Top positive review
171 people found this helpful
Believe the hype
on November 17, 2010
I live in Chicago and had never heard of Sarabeth before this cookbook, but the preview on Amazon looked great so I tried it. All I can say is it is AMAZING. I am not a baker -- I have baked, and enjoy cooking, but I'm not remotely proficient at baking. With this book, I feel like the real thing. As others have said, her descriptions are very-very detailed and the pictures are wonderful. They are especially important for the dough. I made the Raspberry-Lemon Cake for a birthday party, and it is not an exaggeration to say people thought they were eating a professional wedding cake. It was the best cake I've ever made by a long way. The blueberry preserves are also out this world. Next, I'm going to tackle the croissants. I think I might actually be able to do it.
Word of warning, this book is not for the faint of heart. Some of the recipes are wonderfully simple (e.g., the preserves, cookies), but many of them have a number of steps. At least, the ones I've tried do. She is excellent at explaining which steps can be done ahead, which is a godsend. And you really do feel great when your recipe turns out. She does not shy away from listing the materials that are ideal for a recipe, but as someone who does not plan to turn into a baking machine, I make do with the materials I have on hand. My substitutions have been fine (e.g., one kind of rolling pin, not two or three; regular round cake pans, not special cake rings for layering). I don't skimp on the ingredients, but there is nothing exotic listed -- cake flour, bread flour, butter, sugar, etc. She has a great tip for working with vanilla beans, btw, but she also tells you when pure vanilla extract will do.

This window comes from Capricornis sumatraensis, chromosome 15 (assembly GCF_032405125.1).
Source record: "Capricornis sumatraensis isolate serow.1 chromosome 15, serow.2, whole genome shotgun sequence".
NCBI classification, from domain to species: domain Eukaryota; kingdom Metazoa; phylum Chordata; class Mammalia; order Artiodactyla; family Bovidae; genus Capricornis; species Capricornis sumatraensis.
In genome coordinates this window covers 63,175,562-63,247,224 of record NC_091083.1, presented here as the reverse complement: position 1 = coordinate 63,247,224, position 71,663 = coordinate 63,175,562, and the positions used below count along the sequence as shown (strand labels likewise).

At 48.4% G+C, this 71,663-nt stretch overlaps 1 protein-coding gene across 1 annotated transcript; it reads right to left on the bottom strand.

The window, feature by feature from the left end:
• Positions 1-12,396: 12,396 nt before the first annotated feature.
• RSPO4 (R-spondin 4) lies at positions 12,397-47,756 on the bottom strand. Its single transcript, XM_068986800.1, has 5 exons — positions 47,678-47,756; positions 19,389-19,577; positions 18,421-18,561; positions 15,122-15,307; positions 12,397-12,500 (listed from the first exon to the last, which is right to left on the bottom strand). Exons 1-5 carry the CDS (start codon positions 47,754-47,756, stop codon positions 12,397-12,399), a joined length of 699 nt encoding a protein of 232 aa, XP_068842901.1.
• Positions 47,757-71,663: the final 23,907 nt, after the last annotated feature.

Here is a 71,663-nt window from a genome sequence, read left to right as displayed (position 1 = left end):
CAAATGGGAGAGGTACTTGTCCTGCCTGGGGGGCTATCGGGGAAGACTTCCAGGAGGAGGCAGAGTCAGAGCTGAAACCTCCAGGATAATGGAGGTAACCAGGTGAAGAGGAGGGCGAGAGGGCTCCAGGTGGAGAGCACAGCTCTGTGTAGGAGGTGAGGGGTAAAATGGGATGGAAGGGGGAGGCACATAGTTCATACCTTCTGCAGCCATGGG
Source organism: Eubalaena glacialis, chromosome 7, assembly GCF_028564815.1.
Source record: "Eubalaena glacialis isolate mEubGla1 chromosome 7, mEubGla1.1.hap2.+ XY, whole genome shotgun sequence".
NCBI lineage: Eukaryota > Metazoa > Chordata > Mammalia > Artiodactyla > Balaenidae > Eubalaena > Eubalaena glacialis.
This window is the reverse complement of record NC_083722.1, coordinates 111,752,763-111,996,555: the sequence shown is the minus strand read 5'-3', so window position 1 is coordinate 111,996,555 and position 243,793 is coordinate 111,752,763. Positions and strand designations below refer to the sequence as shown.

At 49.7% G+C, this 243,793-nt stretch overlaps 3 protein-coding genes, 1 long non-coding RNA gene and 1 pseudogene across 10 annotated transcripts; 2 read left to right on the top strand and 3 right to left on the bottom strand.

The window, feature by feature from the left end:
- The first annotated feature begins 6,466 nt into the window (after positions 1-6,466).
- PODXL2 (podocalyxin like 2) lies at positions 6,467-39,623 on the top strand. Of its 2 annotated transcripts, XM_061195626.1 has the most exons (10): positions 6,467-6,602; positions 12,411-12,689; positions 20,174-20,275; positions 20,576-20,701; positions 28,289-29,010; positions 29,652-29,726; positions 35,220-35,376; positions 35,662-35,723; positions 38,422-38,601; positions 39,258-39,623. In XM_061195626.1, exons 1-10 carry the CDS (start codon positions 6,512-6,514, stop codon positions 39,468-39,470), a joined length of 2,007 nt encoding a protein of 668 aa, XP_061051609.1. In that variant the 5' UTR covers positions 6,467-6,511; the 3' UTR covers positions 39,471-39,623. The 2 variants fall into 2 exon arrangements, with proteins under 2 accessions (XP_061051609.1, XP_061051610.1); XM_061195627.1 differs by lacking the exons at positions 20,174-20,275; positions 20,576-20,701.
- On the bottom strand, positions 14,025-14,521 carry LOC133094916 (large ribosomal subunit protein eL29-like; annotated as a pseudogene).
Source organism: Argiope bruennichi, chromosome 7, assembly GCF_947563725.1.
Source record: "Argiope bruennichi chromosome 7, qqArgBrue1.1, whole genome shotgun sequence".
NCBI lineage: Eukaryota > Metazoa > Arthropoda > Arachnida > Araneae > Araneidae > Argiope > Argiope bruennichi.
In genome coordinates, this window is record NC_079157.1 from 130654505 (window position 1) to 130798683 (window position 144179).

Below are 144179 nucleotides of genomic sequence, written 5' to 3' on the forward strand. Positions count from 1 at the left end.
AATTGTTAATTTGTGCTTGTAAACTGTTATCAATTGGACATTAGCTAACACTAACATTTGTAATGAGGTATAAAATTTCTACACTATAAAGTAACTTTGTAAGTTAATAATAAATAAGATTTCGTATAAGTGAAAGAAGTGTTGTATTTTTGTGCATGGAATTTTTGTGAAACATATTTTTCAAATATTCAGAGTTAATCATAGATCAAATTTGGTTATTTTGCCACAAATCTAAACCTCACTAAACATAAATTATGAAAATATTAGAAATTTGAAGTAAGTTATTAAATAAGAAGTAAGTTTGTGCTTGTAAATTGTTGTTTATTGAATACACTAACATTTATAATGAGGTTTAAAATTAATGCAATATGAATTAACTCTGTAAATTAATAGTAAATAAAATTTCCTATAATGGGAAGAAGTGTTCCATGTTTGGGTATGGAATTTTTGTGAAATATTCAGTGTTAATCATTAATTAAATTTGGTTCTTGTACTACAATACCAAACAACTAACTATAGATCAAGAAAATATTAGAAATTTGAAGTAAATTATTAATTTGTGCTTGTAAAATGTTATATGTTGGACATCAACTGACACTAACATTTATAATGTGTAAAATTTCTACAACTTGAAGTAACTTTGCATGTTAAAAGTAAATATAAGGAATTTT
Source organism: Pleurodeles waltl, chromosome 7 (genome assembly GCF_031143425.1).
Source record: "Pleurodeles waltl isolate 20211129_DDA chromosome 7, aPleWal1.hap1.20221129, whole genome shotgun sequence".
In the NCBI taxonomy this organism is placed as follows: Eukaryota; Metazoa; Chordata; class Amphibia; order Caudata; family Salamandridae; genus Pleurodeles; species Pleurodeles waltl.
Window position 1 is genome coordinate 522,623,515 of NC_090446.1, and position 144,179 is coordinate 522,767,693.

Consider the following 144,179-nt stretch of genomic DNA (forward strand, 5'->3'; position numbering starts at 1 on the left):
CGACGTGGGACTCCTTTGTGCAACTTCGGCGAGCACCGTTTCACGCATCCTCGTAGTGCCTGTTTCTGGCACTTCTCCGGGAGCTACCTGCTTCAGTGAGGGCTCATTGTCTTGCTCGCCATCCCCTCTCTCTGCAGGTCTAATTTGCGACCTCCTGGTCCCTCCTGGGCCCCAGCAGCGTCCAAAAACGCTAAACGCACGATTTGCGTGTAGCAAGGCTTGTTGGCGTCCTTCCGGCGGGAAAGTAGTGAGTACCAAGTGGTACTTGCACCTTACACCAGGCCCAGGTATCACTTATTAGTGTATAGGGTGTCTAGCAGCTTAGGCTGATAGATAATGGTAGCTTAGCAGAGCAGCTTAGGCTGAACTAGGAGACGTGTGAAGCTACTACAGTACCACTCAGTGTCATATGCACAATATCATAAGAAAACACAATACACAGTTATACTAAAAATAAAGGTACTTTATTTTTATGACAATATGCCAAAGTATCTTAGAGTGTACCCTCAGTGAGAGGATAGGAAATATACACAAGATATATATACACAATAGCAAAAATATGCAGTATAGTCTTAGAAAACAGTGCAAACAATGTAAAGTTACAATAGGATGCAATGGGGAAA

If you feel like taking a shot at baking, this book is very worth your effort. And if you are already an accomplished baker, I'm guessing you'll still love the luscious recipes in the book.
Update 11/21/10 - made the croissants over the weekend. They were way, way easier to make than I expected, and they were perfectly flakey and delicious -- a huge hit in the house. Total time I spent measuring, mixing and rolling was maybe half an hour. The rest of the time the dough just sits. I've read the directions in other books for how to make croissants, and the method Sarabeth came up with is dramatically easier than anything else I've seen. It's worth the price of the book on its own. Next I'm going to try the puff pastry and make some turnovers.
btw -- the size of the croissants she provides are about half the size of bakery croissants. It's a nice size for a party or if you don't want overkill. To have a typical bakery-size croissant, I roll out to a single 24" x 8" rectangle, and then mark a 6" base for each croissant. It took a bit of trial and error to come to these measurements, so I thought I'd share them.